In summary, the guidelines suggest identifying at risk patient groups in whom DEXA screening is recommended. Screening densitometry should be performed in all IBD patients who are postmenopausal, male patients older than 50 years, in patients who receive corticosteroid therapy for more than 3 mo and in patients with a history of low trauma fracture or symptoms of hypogonadism[28]. Kornbluth et al[44] concluded that implementation of the guidelines led to the detection of low bone mass in a majority of patients who met the guidelines’ criteria for DEXA screening.


General and disease-specific risk factors may play a role in IBD-related low bone mass. Some can be modified[45], while others, such as age, genetics[46], and previous bowel resection[38] cannot be altered. Data indicate that CD-associated osteopenia can be correlated with the basic pathology of the disease itself rather than malabsorption or complications of steroid treatment[47]. Elevated local tumor necrosis factor-α (TNF-α) and other systemic inflammatory cytokine concentrations seem to be a common pathological pathway between CD- and IBD-associated osteoporosis[39,48].

Lifestyle changes can modify the BMD in IBD. Smoking cessation[49,50] and avoiding the consumption of excessive amounts of alcohol[51] are beneficial. Benefits of regular, low-impact exercise on bone mass have been proven in a randomized controlled trial[52].

Treatment should be offered if there is a reduced BMD, and other risk factors for fracture are present. However, specific treatment is licensed only for postmenopausal osteoporosis in most countries.

Adequate calcium intake has been suggested to be an important determinant of bone mass[53,54], however there was no correlation between the intake of calcium and BMD in CD patients[55,56].

Efficacy of vitamin D in the prevention of bone loss in IBD was investigated by Vogelsang et al[57]. There was no significant change in bone density in patients receiving 1000 IU/d vitamin D for 1 year, but significant bone loss was observed in the control group. Bernstein et al[58] analyzed the efficacy of this strategy in patients treated with glucocorticoids. Twenty-four patients were randomized to receive vitamin D and calcium (125 IU and 500 mg, respectively) or no treatment. There were no significant differences in BMD of the femoral neck and the vertebrae at 1 year. Calcium and vitamin D intake was not a predictor of bone status in premenopausal women; however their intake was less than the recommended dose[55]. In our study, calcium and active vitamin D supplementation was beneficial in changing markers of bone turnover (collagen crosslinks and osteocalcin) short-term in patients with active CD[59].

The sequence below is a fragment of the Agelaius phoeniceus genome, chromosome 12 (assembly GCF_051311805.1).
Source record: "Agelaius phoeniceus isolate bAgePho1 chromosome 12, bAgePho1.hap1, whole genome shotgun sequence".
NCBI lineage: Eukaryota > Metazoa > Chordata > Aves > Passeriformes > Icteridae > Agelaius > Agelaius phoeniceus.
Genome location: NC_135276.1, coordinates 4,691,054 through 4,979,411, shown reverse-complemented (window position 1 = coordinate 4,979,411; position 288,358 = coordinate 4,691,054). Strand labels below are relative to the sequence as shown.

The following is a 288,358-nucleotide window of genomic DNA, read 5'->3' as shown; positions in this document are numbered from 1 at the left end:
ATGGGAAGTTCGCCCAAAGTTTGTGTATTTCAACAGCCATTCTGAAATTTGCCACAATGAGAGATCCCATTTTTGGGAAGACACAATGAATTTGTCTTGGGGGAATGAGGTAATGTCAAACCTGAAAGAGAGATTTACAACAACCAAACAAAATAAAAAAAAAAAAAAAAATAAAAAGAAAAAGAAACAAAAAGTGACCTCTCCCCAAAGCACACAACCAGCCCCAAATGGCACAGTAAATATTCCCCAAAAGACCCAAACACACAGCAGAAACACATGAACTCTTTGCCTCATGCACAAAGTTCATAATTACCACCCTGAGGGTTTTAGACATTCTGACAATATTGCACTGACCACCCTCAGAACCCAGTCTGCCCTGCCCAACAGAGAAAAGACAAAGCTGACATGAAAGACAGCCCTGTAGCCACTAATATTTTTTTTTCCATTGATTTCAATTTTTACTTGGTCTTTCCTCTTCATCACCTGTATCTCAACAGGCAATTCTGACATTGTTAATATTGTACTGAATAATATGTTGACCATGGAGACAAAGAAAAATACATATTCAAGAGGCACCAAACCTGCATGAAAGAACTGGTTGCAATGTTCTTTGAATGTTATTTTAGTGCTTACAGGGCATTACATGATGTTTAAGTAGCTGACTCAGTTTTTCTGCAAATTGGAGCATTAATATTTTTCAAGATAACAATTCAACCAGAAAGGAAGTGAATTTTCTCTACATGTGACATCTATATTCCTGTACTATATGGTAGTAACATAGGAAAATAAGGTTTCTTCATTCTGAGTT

The active form of vitamin D is the hydroxylated 1,25(OH)2-vitamin D. There are only limited data available regarding the presumable advantage of 1,25(OH)2-vitamin D in CD-related osteoporosis. The efficacy of different forms of vitamin D was examined in a small cohort of CD patients in a Hungarian study[59]. The authors could show that 1,25(OH)2-vitamin D had a prominent short-term beneficial effect on bone metabolism compared to 25(OH)-vitamin D.

In summary, editors of the guidelines recommend adequate calcium (1000-1500 mg/d) and vitamin D (400-800 IU/d) supplementation for IBD patients[28,29]. Efficacy of the substitution should be monitored by measuring serum calcium, 25(OH)-vitamin D and parathyroid hormone concentrations, even in CD with extensive small bowel involvement. In addition, the more frequent occurrence of kidney stones should be considered in IBD.

Earlier studies indicated that hormone replacement therapy in postmenopausal women with IBD may be favorable. Clements et al[60] showed a beneficial effect of hormone replacement therapy in 47 postmenopausal women with IBD, however 20 who received corticosteroids showed a smaller increase in BMD at the spine. Estrogen as monotherapy or in combination with progestin can be applied, but risk factors of myocardial infarction and stroke should be considered, as well as regular screening for breast cancer.

Bisphosphonates are the most potent anti-resorptive agents and are widely used for the treatment of osteoporosis and prevention of fractures in the general postmenopausal women population. They are also effective in the prevention of steroid-induced osteoporosis. Alendronate, risedronate and ibandronate are all proved to be effective in the therapy of IBD-associated osteoporosis[61-63]. The Royal College of Physicians guidelines[64] recommend that treatment with a bisphosphonate should be considered for all aged over 65 years on commencing steroids (or those under 65 who have already had a an osteoporotic fracture).